So the implications of these observations are enormous for the field. However, there are things that can be done by neuroimmunologists to study the immune response to the SARS-CoV-2 spike protein and the Chimpanzee Adenovirus vector to see if there is any cross-reactivity with proteins and lipids in the spinal cord. The latter are standard molecular mimicry studies and this could help AstraZeneca and other vaccine manufacturers understand the TM risk in more detail.
You have to realise that this is what happens with vaccine and drug development and underscores why drug and vaccine development is so risky and expensive. The investment costs in terms of this vaccine have been largely derisked for AstraZenca by most of the preclinical development being funded and done by academia and the fact that the British and other governments have pre-ordered millions of doses of vaccine.
We will update you on this story as it evolves.
Addendum: the published case reports of TM-like conditions occurring in association with COVID-19.
|1.||Acute transverse myelitis after COVID-19 pneumonia.Munz M, Wessendorf S, Koretsis G, Tewald F, Baegi R, Krämer S, Geissler M, Reinhard M.J Neurol. 2020 Aug;267(8):2196-2197. doi: 10.1007/s00415-020-09934-w. Epub 2020 May 26.PMID: 32458198 Free PMC article. No abstract available.|
|2.||Transverse Myelitis in a Child With COVID-19.Kaur H, Mason JA, Bajracharya M, McGee J, Gunderson MD, Hart BL, Dehority W, Link N, Moore B, Phillips JP, Rogers D.Pediatr Neurol. 2020 Jul 29;112:5-6. doi: 10.1016/j.pediatrneurol.2020.07.017. Online ahead of print.PMID: 32823138 Free PMC article. No abstract available.|
|3.||Acute transverse myelitis in COVID-19 infection.Chow CCN, Magnussen J, Ip J, Su Y.BMJ Case Rep. 2020 Aug 11;13(8):e236720. doi: 10.1136/bcr-2020-236720.PMID: 32784242 Free PMC article.|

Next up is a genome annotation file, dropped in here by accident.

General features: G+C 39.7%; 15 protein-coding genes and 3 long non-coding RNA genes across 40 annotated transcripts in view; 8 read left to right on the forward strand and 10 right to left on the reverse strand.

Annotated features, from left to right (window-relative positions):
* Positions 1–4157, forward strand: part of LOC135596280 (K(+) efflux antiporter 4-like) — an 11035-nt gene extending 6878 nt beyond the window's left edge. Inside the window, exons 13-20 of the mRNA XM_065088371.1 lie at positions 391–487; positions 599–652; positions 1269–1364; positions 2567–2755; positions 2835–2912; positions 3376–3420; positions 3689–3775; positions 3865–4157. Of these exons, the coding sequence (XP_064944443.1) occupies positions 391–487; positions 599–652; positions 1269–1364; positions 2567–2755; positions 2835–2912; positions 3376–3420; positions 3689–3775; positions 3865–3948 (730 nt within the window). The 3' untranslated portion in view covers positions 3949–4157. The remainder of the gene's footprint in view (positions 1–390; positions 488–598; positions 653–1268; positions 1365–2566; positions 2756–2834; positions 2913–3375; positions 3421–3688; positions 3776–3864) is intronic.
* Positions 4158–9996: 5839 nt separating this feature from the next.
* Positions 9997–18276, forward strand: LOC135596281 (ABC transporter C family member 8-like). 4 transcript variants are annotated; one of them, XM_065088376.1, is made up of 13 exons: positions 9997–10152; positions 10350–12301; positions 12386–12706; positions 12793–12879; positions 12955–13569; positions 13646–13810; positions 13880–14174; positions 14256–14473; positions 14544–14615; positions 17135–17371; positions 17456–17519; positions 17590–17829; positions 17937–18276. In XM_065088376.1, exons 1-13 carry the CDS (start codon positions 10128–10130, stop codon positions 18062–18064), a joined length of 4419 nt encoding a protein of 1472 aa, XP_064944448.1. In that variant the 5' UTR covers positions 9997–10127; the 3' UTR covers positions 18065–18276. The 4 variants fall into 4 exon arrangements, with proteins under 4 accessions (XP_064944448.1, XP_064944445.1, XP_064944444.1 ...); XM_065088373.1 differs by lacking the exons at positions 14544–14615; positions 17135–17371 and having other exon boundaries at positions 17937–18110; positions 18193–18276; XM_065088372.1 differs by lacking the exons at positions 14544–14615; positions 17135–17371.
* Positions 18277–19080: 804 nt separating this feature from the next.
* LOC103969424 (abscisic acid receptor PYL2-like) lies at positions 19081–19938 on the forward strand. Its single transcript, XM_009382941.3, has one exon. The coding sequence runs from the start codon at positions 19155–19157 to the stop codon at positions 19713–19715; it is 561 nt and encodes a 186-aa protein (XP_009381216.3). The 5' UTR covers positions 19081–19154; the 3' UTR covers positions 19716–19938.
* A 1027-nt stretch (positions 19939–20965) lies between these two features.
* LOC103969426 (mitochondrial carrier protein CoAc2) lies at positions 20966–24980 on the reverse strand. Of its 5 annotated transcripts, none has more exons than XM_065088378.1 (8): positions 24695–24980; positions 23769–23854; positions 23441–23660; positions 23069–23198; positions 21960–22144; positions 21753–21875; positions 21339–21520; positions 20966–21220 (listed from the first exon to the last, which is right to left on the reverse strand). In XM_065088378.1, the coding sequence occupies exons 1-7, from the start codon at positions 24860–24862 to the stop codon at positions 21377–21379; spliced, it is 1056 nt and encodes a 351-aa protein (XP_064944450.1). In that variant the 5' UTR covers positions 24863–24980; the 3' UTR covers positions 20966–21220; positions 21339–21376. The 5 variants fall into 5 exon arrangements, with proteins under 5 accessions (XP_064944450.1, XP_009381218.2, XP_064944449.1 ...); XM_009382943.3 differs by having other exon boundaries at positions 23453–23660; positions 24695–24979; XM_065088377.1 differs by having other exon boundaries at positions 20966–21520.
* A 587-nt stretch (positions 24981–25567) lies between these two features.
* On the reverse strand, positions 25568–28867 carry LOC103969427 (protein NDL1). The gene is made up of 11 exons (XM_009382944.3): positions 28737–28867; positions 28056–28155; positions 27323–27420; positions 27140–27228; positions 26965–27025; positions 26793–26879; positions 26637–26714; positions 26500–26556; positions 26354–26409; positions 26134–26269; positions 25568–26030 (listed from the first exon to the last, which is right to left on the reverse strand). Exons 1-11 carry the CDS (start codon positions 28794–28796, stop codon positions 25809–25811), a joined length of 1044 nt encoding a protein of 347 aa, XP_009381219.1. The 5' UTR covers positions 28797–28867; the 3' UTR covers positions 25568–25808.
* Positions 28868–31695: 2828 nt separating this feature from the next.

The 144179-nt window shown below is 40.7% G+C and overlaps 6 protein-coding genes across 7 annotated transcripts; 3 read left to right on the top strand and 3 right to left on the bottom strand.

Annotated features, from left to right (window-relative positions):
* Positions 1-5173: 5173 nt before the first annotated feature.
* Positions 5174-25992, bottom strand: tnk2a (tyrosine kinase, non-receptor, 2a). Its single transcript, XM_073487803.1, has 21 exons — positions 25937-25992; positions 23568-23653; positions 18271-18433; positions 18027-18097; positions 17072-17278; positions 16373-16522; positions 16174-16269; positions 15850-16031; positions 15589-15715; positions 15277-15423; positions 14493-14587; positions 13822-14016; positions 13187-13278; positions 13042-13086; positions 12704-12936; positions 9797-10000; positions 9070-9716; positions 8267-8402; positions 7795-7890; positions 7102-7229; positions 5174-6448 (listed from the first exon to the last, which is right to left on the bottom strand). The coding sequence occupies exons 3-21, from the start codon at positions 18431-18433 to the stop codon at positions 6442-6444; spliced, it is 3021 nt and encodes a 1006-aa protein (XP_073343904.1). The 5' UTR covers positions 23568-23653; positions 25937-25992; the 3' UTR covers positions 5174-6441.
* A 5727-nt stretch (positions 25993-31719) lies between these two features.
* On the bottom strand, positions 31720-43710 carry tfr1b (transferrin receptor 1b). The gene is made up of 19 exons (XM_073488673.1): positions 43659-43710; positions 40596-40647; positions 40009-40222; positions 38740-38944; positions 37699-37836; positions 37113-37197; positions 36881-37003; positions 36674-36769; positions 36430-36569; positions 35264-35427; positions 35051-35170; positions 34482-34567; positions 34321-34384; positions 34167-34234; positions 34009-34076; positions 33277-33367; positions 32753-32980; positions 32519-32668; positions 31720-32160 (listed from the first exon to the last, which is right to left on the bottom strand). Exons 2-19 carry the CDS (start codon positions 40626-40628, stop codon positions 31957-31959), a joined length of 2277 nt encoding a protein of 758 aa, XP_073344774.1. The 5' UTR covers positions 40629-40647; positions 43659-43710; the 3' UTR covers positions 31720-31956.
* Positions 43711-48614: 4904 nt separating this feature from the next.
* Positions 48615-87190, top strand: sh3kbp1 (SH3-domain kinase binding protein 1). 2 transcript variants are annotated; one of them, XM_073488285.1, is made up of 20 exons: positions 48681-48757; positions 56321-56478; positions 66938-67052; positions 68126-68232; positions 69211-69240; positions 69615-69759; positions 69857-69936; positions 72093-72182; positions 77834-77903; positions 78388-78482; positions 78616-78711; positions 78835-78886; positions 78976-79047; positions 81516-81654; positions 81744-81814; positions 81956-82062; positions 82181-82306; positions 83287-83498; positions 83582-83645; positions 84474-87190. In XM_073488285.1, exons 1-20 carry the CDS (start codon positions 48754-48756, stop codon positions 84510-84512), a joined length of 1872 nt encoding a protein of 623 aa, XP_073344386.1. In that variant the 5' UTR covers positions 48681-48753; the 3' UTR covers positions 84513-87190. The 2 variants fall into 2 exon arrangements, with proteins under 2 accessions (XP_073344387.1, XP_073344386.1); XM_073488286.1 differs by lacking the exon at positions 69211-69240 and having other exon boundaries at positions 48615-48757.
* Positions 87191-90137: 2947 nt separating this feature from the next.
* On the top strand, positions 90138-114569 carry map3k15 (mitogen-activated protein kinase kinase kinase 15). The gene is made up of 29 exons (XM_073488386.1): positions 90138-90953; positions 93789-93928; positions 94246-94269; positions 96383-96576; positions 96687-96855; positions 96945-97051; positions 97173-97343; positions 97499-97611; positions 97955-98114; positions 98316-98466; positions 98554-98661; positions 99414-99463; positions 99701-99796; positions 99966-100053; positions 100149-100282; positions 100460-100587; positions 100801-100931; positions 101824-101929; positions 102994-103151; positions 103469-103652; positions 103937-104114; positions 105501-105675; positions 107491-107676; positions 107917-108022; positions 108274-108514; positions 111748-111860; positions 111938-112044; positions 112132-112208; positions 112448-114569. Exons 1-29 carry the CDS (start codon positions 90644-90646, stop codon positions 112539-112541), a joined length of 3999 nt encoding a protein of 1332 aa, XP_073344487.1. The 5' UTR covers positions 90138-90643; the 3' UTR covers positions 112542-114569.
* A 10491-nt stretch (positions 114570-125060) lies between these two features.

|4.||COVID-19-associated acute transverse myelitis: a rare entity.Chakraborty U, Chandra A, Ray AK, Biswas P.BMJ Case Rep. 2020 Aug 25;13(8):e238668. doi: 10.1136/bcr-2020-238668.PMID: 32843475 Free PMC article.|
|5.||Transverse myelitis related to COVID-19 infection.Zachariadis A, Tulbu A, Strambo D, Dumoulin A, Di Virgilio G.J Neurol. 2020 Jun 29:1-3. doi: 10.1007/s00415-020-09997-9. Online ahead of print.PMID: 32601756 Free PMC article. No abstract available.|
|6.||COVID-19-associated acute necrotizing myelitis.Sotoca J, Rodríguez-Álvarez Y.Neurol Neuroimmunol Neuroinflamm. 2020 Jun 10;7(5):e803. doi: 10.1212/NXI.0000000000000803. Print 2020 Sep.PMID: 32522767 Free PMC article. No abstract available.|
|7.||Acute necrotizing myelitis and acute motor axonal neuropathy in a COVID-19 patient.Maideniuc C, Memon AB.J Neurol. 2020 Aug 9:1-3. doi: 10.1007/s00415-020-10145-6. Online ahead of print.PMID: 32772172 Free PMC article.|
|8.||A case of possible atypical demyelinating event of the central nervous system following COVID-19.Zoghi A, Ramezani M, Roozbeh M, Darazam IA, Sahraian MA.Mult Scler Relat Disord. 2020 Jun 24;44:102324. doi: 10.1016/j.msard.2020.102324. Online ahead of print.PMID: 32615528 Free PMC article.|
|9.||Acute transverse myelitis associated with SARS-CoV-2: A Case-Report.Valiuddin H, Skwirsk B, Paz-Arabo P.Brain Behav Immun Health. 2020 May;5:100091. doi: 10.1016/j.bbih.2020.100091. Epub 2020 Jun 6.PMID: 32835294 Free PMC article.|